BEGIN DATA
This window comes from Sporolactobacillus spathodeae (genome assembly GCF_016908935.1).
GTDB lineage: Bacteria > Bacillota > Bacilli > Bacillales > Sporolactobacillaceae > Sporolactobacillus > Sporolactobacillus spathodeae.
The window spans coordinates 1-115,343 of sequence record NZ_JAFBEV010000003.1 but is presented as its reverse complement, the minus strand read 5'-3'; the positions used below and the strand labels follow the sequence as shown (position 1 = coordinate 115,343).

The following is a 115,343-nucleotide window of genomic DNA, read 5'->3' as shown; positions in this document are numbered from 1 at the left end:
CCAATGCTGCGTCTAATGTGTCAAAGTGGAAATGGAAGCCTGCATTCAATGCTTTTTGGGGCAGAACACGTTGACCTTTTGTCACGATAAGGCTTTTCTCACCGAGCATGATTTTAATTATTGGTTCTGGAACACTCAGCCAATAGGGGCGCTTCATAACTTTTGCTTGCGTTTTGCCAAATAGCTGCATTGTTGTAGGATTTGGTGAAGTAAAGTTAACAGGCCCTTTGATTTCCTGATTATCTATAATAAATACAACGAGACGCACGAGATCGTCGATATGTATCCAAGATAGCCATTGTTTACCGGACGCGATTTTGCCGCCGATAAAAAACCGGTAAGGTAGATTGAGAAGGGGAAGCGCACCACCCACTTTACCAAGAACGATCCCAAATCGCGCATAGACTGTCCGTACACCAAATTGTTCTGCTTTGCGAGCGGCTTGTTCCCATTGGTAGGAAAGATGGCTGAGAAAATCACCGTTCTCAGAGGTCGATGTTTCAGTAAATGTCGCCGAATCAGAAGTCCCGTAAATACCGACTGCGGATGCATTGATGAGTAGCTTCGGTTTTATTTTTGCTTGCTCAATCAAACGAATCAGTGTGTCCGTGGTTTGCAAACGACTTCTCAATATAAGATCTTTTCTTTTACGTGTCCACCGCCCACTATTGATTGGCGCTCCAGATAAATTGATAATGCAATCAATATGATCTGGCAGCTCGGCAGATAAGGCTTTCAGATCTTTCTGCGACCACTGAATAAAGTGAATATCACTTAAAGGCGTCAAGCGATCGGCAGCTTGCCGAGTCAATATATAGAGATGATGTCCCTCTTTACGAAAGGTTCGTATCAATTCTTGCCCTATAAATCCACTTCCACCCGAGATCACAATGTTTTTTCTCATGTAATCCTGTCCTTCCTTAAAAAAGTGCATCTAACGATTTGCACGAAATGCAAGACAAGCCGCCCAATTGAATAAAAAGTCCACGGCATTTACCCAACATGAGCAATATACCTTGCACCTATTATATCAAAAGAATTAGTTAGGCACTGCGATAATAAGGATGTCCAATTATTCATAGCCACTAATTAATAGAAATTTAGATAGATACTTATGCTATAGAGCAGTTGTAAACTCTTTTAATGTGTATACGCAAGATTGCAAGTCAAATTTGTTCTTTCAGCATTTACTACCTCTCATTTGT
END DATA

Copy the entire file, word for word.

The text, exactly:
This window comes from Sporolactobacillus spathodeae (genome assembly GCF_016908935.1).
GTDB lineage: Bacteria > Bacillota > Bacilli > Bacillales > Sporolactobacillaceae > Sporolactobacillus > Sporolactobacillus spathodeae.
The window spans coordinates 1-115,343 of sequence record NZ_JAFBEV010000003.1 but is presented as its reverse complement, the minus strand read 5'-3'; the positions used below and the strand labels follow the sequence as shown (position 1 = coordinate 115,343).

The following is a 115,343-nucleotide window of genomic DNA, read 5'->3' as shown; positions in this document are numbered from 1 at the left end:
CCAATGCTGCGTCTAATGTGTCAAAGTGGAAATGGAAGCCTGCATTCAATGCTTTTTGGGGCAGAACACGTTGACCTTTTGTCACGATAAGGCTTTTCTCACCGAGCATGATTTTAATTATTGGTTCTGGAACACTCAGCCAATAGGGGCGCTTCATAACTTTTGCTTGCGTTTTGCCAAATAGCTGCATTGTTGTAGGATTTGGTGAAGTAAAGTTAACAGGCCCTTTGATTTCCTGATTATCTATAATAAATACAACGAGACGCACGAGATCGTCGATATGTATCCAAGATAGCCATTGTTTACCGGACGCGATTTTGCCGCCGATAAAAAACCGGTAAGGTAGATTGAGAAGGGGAAGCGCACCACCCACTTTACCAAGAACGATCCCAAATCGCGCATAGACTGTCCGTACACCAAATTGTTCTGCTTTGCGAGCGGCTTGTTCCCATTGGTAGGAAAGATGGCTGAGAAAATCACCGTTCTCAGAGGTCGATGTTTCAGTAAATGTCGCCGAATCAGAAGTCCCGTAAATACCGACTGCGGATGCATTGATGAGTAGCTTCGGTTTTATTTTTGCTTGCTCAATCAAACGAATCAGTGTGTCCGTGGTTTGCAAACGACTTCTCAATATAAGATCTTTTCTTTTACGTGTCCACCGCCCACTATTGATTGGCGCTCCAGATAAATTGATAATGCAATCAATATGATCTGGCAGCTCGGCAGATAAGGCTTTCAGATCTTTCTGCGACCACTGAATAAAGTGAATATCACTTAAAGGCGTCAAGCGATCGGCAGCTTGCCGAGTCAATATATAGAGATGATGTCCCTCTTTACGAAAGGTTCGTATCAATTCTTGCCCTATAAATCCACTTCCACCCGAGATCACAATGTTTTTTCTCATGTAATCCTGTCCTTCCTTAAAAAAGTGCATCTAACGATTTGCACGAAATGCAAGACAAGCCGCCCAATTGAATAAAAAGTCCACGGCATTTACCCAACATGAGCAATATACCTTGCACCTATTATATCAAAAGAATTAGTTAGGCACTGCGATAATAAGGATGTCCAATTATTCATAGCCACTAATTAATAGAAATTTAGATAGATACTTATGCTATAGAGCAGTTGTAAACTCTTTTAATGTGTATACGCAAGATTGCAAGTCAAATTTGTTCTTTCAGCATTTACTACCTCTCATTTGT